For Father Patrick Keating, a man of many titles and high positions in the Church, one moniker stands out: diocesan priest.
“I am just a priest of the Diocese. First and foremost, before the degrees and titles, I am a priest of Brooklyn—and at the end of the day, to be the most important thing is that I’m a priest of Jesus Christ.”
Effective June 1st, Father Keating has been appointed by Bishop Nicholas DiMarzio as the new Economo of the Brooklyn Diocese.
“As Economo and Vicar of Finance, you’re a caretaker of the treasures,” Father Keating shared of his new position. “The role is to care for something not your own, working with others to allow the church and the Diocese in Brooklyn and Queens to fulfill its role; first and foremost evangelization, and from there, education, charitable work, administrative duties of the diocesan chancery and all of the parishes that compose our diocese.”
With various experiences in public administration, law, and serving as a priest, Father Keating will assist with the diocesan finances and budgeting plans.
“Fortunately, some of the gifts I have is understanding budgets,” he laughed. “Budgets only make sense if there’s a mission. No money, no mission—the mission is the most important thing.”
A native New Yorker, Patrick Keating growing up at Queen of Angels parish in Sunnyside, Queens. He credits his spiritual call to the priesthood due to the strong priest figures in his life.
“I’ve been fortunate to have been around so many priests who are simply there for the other,” he recalls. “It’s what makes the priests of Brooklyn so great—they are always there to serve, echoing [Jesus Christ’s] washing of the feet.”
Ordained in June 2005, Father Keating served his first six years as a parochial vicar of St. Bartholomew in Elmhurst. After he was ordained, he obtained a master’s degree in public administration from Baruch College, as well as degrees in theology and divinity while in seminary. In 2017, Father Keating also graduated from Brooklyn Law School with a Juris Doctor degree.
In 2011, he became the head of Catholic Migration Services, first founded by Father Francis Mugavero in 1971 as the first diocesan agency in the U.S. to provides both legal and pastoral services to immigrants in Brooklyn and Queens.
Among other titles, he served as Associate Vicar for Human Services for the Diocese of Brooklyn and Chaplain to the Catholic Lawyers Guild for Kings County.
In 2016, Father Keating was named deputy CEO of Catholic Charities Brooklyn and Queens, serving alongside Monsignor Alfred LoPinto to help restructure Catholic Charities, to make it a more viable global organization. The Brooklyn and Queens chapter (founded 1899) is the second largest Catholic Charities in the U.S., and has been providing aid–from affordable housing to workers’ rights–to those in need for over 120 years.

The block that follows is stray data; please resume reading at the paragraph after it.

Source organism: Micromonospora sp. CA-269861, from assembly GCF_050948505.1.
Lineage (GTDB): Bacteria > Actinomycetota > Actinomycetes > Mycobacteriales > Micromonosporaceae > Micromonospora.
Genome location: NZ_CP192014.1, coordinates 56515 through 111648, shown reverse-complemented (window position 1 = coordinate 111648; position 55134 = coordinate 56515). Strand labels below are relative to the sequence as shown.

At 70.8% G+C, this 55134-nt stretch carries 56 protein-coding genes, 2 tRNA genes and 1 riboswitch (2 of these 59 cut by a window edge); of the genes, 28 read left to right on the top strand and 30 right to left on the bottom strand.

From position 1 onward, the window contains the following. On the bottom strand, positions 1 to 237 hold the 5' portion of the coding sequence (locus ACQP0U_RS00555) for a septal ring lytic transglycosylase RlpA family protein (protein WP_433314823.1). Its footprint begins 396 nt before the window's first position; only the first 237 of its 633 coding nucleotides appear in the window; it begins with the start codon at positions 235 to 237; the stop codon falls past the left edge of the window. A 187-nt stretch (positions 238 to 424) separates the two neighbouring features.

“As the ‘diocese of immigrants,’ we are always looking at the needs of the times, emphasizing hope, and seeing where the church can have more impact,” he says of his work with Msgr. LoPinto. “It’s a wonderful working collaboration.”
“Tapestry of diversity, oneness in faith”
Father Keating says his favorite part about working in the Brooklyn Diocese is being among its “diversity, uniqueness and flavor,” from celebrating Masses and attending cultural celebrations, to working directly with needy families. He shared the joy of being welcomed, no matter where he serves.
“When you look at the church of Brooklyn and Queens, I think you see a tapestry of diversity, but a oneness in faith. As different people and communities are, we’re the same…it’s beautiful to see that particular universality of the church. You don’t always have to speak a particular language, because we are all united by our faith. One parish, united in faith.”
Father Keating will not be stepping down from his leadership roles at both Catholic Migration Services and Catholic Charities Brooklyn in Queens; but rather, he says, building upon them and choosing “to work in the greater ministry of the church.”
“My role is not all that different from the average pastor,” he added. “It’s to journey with people. We are not a legal service corporation; we are a ministry of the church. We partner with people of good will, but the idea is that we’re driven by our Catholic faith.”
As the new canonical economo and a chief administrator of the diocese, Father Keating replaces Monsignor Michael J. Reid, who has held the title for two terms (a service of 10 years).
The position within the Diocesan Office of Fiscal Management was also held by the late Monsignor Austin P. Bennett.
“You build on the legacy of the people before you,” says Father Keating. “It’s not just about what you do; it’s about your presence. When you go to a parish, it’s not your parish, it’s the people’s parish. I see my role as a caretaker, with the help of God; that’s been the greatest joy and my identity. The most important title I have is Fr. Keating. I am a priest with a mission.”